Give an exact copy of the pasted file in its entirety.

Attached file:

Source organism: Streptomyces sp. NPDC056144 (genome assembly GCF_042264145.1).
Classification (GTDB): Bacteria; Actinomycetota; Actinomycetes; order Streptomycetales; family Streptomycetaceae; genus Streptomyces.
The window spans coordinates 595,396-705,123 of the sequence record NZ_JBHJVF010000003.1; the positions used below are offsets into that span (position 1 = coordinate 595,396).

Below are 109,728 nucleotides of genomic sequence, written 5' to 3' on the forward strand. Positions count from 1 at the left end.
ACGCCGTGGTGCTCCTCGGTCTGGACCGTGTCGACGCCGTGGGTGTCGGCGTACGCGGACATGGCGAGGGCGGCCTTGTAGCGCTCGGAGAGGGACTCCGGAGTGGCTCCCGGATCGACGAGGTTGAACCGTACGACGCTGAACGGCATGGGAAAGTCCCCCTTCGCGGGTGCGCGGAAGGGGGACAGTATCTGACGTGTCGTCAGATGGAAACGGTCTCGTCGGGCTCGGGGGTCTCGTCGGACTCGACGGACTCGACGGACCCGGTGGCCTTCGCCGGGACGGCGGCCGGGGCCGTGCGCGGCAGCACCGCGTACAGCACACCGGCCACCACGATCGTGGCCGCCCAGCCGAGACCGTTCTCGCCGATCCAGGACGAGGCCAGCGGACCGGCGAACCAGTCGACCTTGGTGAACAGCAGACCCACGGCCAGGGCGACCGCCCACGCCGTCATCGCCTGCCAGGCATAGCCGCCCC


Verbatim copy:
Source organism: Streptomyces sp. NPDC056144 (genome assembly GCF_042264145.1).
Classification (GTDB): Bacteria; Actinomycetota; Actinomycetes; order Streptomycetales; family Streptomycetaceae; genus Streptomyces.
The window spans coordinates 595,396-705,123 of the sequence record NZ_JBHJVF010000003.1; the positions used below are offsets into that span (position 1 = coordinate 595,396).

Below are 109,728 nucleotides of genomic sequence, written 5' to 3' on the forward strand. Positions count from 1 at the left end.
ACGCCGTGGTGCTCCTCGGTCTGGACCGTGTCGACGCCGTGGGTGTCGGCGTACGCGGACATGGCGAGGGCGGCCTTGTAGCGCTCGGAGAGGGACTCCGGAGTGGCTCCCGGATCGACGAGGTTGAACCGTACGACGCTGAACGGCATGGGAAAGTCCCCCTTCGCGGGTGCGCGGAAGGGGGACAGTATCTGACGTGTCGTCAGATGGAAACGGTCTCGTCGGGCTCGGGGGTCTCGTCGGACTCGACGGACTCGACGGACCCGGTGGCCTTCGCCGGGACGGCGGCCGGGGCCGTGCGCGGCAGCACCGCGTACAGCACACCGGCCACCACGATCGTGGCCGCCCAGCCGAGACCGTTCTCGCCGATCCAGGACGAGGCCAGCGGACCGGCGAACCAGTCGACCTTGGTGAACAGCAGACCCACGGCCAGGGCGACCGCCCACGCCGTCATCGCCTGCCAGGCATAGCCGCCCC